Common Rule Compliance Date Delayed Until January 2019

On June 19, 2018, the federal government published the final rule for the Federal Policy for the Protection of Human Subjects – The Common Rule.

The aim of the Common Rule is to protect individuals who voluntarily participate in research, while also reducing the administrative and regulatory burdens for low-risk research.

A revised Common Rule was due to take effect on January 19, 2018 with an effective compliance date on the same date. However, an interim final rule was published on January 17, 2018 delaying the effective date for six months – The new compliance date was due to be July 19, 2018.

On April 20, 2018, a notice of proposed rulemaking was published seeking comments about whether the new Common Rule requirements should be delayed for a further six months. After assessing the comments received on the notice of proposed rulemaking, the proposals made in that NPRM have been adopted and the compliance date has now been extended until January 21, 2019.

In the final rule it was noted, “We acknowledge that the timing of the interim final rule was not ideal and led to frustration within the regulated community. We believe that the 2018 NPRM and this final rule to delay the general compliance date for the 2018 Requirements while permitting the use of three burden-reducing provisions of the 2018 Requirements provides the regulated community with sufficient notice about when the 2018 Requirements will go into effect, and when regulated entities will be required to comply with the 2018 Requirements.”

Regulated entities will be required to continue to comply with the pre-2018 version of the Common Rule until the new January 2019 compliance date. However, institutions will be permitted to implement, for certain research studies, three of the burden-reducing principles in the 2018 Common Rule between July 19, 2018 and January 20, 2019, although adoption of those principles is not mandatory.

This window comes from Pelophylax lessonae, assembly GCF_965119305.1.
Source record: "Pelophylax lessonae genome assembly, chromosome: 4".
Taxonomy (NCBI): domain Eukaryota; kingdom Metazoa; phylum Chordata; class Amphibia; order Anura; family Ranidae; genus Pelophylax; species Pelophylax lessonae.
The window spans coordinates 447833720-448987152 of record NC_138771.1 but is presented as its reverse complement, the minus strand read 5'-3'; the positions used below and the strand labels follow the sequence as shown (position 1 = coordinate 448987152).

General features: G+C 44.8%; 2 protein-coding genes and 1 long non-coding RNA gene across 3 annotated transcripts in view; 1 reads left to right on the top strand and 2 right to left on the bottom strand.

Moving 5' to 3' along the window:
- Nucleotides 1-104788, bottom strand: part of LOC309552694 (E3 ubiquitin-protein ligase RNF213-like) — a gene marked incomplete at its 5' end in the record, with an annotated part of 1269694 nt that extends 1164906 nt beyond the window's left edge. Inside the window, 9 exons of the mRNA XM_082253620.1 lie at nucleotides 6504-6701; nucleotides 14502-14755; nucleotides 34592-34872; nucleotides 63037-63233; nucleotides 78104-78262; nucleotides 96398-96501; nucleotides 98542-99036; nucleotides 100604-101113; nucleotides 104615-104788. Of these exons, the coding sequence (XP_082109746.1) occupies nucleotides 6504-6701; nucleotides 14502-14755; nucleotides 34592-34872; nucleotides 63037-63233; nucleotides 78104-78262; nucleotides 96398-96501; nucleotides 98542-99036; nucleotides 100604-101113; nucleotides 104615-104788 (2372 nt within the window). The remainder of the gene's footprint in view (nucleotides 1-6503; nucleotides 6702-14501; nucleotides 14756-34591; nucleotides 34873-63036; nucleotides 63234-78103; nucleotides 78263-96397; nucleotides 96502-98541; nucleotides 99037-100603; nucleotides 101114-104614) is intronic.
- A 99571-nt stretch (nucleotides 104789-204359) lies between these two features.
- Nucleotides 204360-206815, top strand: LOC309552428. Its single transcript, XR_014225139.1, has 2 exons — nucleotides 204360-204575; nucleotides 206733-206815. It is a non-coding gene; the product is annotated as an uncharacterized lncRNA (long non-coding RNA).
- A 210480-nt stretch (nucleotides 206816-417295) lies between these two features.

Those three provisions are:

  • A revised definition of research in which certain research activities are no longer covered by the Common Rule – such as public health surveillance activities to monitor the spread of disease
  • The elimination of the requirement for annual continuing review with respect to certain categories of research
  • The elimination of the requirement that institutional review boards (IRBs) review grant applications or other funding proposals related to the research

If those three principles are implemented for studies initiated during the delay period, full compliance with the 2018 Common Rule requirements is required from January 21, 2019 until the study ends.

The Revised Common Rule will enable more secondary research of EHR data. Certain low-risk studies, such as observational studies to find patterns in patient records that will help to improve how certain medical procedures are performed, will be exempted if conducted by certain HIPAA-covered entities.

Changes are also made to how consent must be obtained. Important information about a study must be explained clearly and concisely in a way that would allow a reasonable person to understand how their data will be used. It is also possible for broad consent to be obtained, which will help to ensure that biospecimens and patient-reported data are made available for secondary research.

A new option is also included to assist with screening potential research participants to help ensure that patients who could potentially benefit from new treatments will be likely to hear about those treatments.

Author: Steve Alder has many years of experience as a journalist, and comes from a background in market research. He is a specialist on legal and regulatory affairs, and has several years of experience writing about HIPAA. Steve holds a B.Sc. from the University of Liverpool.